Schye: “Actually, Coach King and I stand together at a football game, if we happen to be together. It’s almost like we’re back in the headsets back in the day. We have discussed things and I continued to coach a year after Coach King was done and I used him, I asked him for a lot of ideas. We discussed stuff. I think what people don’t realize, I would describe Coach King as my best friend. We, even today, if we go drive around together, we’re talking about rack and field, we’re talking about football. When someone says, ‘You make this much per hour,’ I think it’s even more than what you would says is a hobby or job. It’s way surpassed that because, here we’re both done now and it’s still one of our main topics of conversation. A good off-tackle power play, a zone blitz concept, if we’re watching college football we’ll get on the phone and say, ‘Hey, did you see this? What did you think about that, it’s a great play. How do you think they blocked that?’”
MTN: What’s it going to be like leaving this community and leaving guys like Coach King behind?
Schye: “One of the things, definitely with this community I’m going to miss the people. You guys talked to Sophia (Stiles) and she talked about how people in this community care about one another and they’re interested in each other and interested in each other doing well. That will be difficult to do. We’re going to Dickinson, it’s a change of pace. There’s a little bit of, of course, we’re excited to be doing this, but we also know that there are certain things, in particular the members of our community, that we’re going to miss. The friendships we’ve made.”
MTN: Was it ever a challenge, in a town like this that had the history, to get those kids to reach those individual potentials?
Schye: “One of the things with track and field in Class B, at the district level numbers are so very important to winning district championships. One of the things was, to begin with, we actually were better at a state track meet for a long time, a divisional or state track meet, than we were at a district track meet. Then we got our numbers built up, even when we were about 200 kids in school and had 60 kids out for track and field, that really aided us in winning our district track meets. We could win a divisional and place at state. One of the first years for myself as a head coach, we went to state and I think we placed at state with six girls, with six M-ettes. Everybody couldn’t believe how small of a team we had. Obviously in Class B and C, you can place at state with one athlete. We actually had that, Sophia Stiles placed third for us. We had other girls competing, but she happened to be the only one that placed and scored our points. That has gone on, but the challenge with track and field is that it’s in the spring and it’s an individual sport, (it’s a challenge) to get kids to continue because sometimes by that time of year kids are a little bit tired. One of the things in Malta, which is wonderful, our student-athletes really like to be involved. Our students like to be involved in activities.”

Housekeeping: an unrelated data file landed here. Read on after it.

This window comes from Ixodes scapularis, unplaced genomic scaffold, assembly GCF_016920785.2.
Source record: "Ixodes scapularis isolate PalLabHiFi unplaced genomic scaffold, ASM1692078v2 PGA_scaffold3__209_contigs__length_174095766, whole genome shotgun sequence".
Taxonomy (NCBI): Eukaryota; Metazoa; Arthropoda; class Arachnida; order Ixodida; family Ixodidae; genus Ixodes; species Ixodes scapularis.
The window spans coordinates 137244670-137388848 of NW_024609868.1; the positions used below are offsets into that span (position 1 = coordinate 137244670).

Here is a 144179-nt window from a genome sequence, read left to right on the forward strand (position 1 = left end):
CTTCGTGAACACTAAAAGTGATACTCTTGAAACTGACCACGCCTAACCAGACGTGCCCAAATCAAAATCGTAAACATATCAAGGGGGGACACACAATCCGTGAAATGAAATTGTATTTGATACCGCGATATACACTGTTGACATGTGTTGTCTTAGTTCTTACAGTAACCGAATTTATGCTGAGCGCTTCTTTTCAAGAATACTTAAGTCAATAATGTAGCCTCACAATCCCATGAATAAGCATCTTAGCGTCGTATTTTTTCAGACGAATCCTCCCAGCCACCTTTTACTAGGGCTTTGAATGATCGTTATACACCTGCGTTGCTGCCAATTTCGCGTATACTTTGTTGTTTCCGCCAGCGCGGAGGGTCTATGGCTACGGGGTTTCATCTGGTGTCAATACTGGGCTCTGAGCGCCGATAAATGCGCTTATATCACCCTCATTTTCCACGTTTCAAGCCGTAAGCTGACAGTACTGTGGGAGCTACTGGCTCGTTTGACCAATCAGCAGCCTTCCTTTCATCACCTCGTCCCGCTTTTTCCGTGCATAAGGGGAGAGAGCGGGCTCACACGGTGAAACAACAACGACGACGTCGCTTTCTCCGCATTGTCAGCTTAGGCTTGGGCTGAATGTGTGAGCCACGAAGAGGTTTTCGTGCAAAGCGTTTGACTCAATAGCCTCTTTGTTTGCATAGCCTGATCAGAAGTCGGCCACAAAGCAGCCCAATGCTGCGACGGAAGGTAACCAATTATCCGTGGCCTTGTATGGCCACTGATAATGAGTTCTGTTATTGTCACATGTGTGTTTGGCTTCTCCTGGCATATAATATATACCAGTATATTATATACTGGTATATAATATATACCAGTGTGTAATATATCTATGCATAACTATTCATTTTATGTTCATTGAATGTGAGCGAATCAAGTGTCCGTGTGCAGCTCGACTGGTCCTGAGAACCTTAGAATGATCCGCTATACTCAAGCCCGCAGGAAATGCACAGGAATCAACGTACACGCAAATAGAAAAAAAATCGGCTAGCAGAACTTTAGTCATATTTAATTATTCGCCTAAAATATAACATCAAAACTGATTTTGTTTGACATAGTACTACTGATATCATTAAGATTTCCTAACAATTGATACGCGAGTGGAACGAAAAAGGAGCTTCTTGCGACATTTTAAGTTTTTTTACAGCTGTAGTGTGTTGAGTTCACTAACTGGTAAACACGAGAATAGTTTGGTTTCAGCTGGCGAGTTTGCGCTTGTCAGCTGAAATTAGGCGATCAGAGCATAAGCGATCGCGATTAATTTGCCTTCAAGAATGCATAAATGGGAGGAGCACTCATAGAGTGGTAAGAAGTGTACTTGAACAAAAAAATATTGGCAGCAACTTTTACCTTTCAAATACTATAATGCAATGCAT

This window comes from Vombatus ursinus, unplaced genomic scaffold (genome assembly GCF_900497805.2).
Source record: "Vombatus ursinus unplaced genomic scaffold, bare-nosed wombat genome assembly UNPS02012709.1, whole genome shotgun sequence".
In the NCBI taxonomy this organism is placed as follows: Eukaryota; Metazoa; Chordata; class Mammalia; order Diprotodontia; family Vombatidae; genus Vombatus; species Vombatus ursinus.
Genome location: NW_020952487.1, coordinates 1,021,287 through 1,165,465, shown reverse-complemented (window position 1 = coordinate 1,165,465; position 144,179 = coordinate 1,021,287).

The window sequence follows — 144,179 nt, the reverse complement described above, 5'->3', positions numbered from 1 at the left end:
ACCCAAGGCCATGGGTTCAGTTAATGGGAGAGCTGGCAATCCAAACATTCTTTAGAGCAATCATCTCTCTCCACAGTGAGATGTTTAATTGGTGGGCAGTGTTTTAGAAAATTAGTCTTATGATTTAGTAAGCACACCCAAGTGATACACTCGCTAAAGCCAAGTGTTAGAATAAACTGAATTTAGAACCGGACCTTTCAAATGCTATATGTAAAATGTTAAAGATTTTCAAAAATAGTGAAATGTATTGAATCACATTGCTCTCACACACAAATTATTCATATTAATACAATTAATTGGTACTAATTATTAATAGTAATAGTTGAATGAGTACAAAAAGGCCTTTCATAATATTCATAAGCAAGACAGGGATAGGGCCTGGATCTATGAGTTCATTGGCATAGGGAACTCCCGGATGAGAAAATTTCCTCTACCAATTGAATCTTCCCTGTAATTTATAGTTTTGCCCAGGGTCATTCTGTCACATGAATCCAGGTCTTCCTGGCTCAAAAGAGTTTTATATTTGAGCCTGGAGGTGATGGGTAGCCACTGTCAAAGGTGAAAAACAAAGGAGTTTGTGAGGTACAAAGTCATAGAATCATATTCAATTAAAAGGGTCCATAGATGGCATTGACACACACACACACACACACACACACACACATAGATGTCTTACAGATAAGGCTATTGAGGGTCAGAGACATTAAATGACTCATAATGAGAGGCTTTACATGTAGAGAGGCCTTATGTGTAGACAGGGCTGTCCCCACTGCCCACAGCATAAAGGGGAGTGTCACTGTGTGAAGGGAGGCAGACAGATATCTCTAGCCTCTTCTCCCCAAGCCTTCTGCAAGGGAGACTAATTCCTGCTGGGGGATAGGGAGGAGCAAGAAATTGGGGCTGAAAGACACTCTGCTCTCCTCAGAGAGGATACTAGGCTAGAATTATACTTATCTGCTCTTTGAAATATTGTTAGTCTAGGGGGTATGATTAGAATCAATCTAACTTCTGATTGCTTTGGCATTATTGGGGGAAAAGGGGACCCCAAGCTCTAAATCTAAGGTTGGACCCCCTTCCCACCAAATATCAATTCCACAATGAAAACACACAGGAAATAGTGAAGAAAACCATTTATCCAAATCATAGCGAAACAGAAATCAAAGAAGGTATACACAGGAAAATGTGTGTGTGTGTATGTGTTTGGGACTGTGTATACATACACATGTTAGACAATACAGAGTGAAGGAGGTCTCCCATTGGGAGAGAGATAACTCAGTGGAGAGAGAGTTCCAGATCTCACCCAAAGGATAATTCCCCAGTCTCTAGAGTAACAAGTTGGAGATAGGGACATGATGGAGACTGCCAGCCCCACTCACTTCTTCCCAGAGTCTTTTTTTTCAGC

MTN: We’ve talked with a lot of coaches who have coached for two, three, more decades about the challenges and the way the job has changed. What did you notice? What was the difference form when you started, football or track, being here now, did it change? Was it more of a challenge?
Schye: “One of the things, just speaking about track and field, which has been interesting, as we have gotten better throughout the years, from 1993 on, people seem to care a lot more about what we’re doing, how we’re doing it and what’s going on. That was very interesting from that point of view. As you become more successful, you have more care in the community. Some of the parents care more, which is good and bad. The buy-in to what is going on and the sincerity of everything, it can impact a program and it can be positive or negative, however you dwell on it as a coach. We’ve had kids whose parents want to work with them on certain events and I let them. ‘Go for it. We’ll work with you, but you’re more than welcome to do that.’ I don’t know if that’s my attitude as a math teacher, when I taught kids, I would tell them, ‘If you relate better to one of the other math teachers, you get help from them. I’m not offended.’ I really believe, with certain academic areas as well as sports where it’s individual, you can relate better with other people. I’ve been the head track coach for 26 years and I believe I had eight assistant coaches in 26 years. That’s pretty good. Scott King was for 20 years. Coach Glenn Flatt was for 25 years, and I think his first year of coaching in Malta was in 1959. Coach Flatt passed away at the state track meet a year ago, that was a pretty tough thing to have that happen. My wife, Amy Schye, she coached for 16 or 17 years with us. If you look at the turnover in our coaching staff, it’s very, very limited. That’s one of the things that leads to the success we’ve had. I firmly believe this, our success on the track and in the field is largely due to the assistants we were able to have on our staff. They’re so important to what we have going on.”
MTN: Do you know who they’ve hired to take over?
Schye: “Yeah, they’ve hired Jim Benn. He’ll be the next head track and field coach. He was an assistant last year. Last year was his first year of coaching at Malta, the head football coach and he was an assistant track coach.”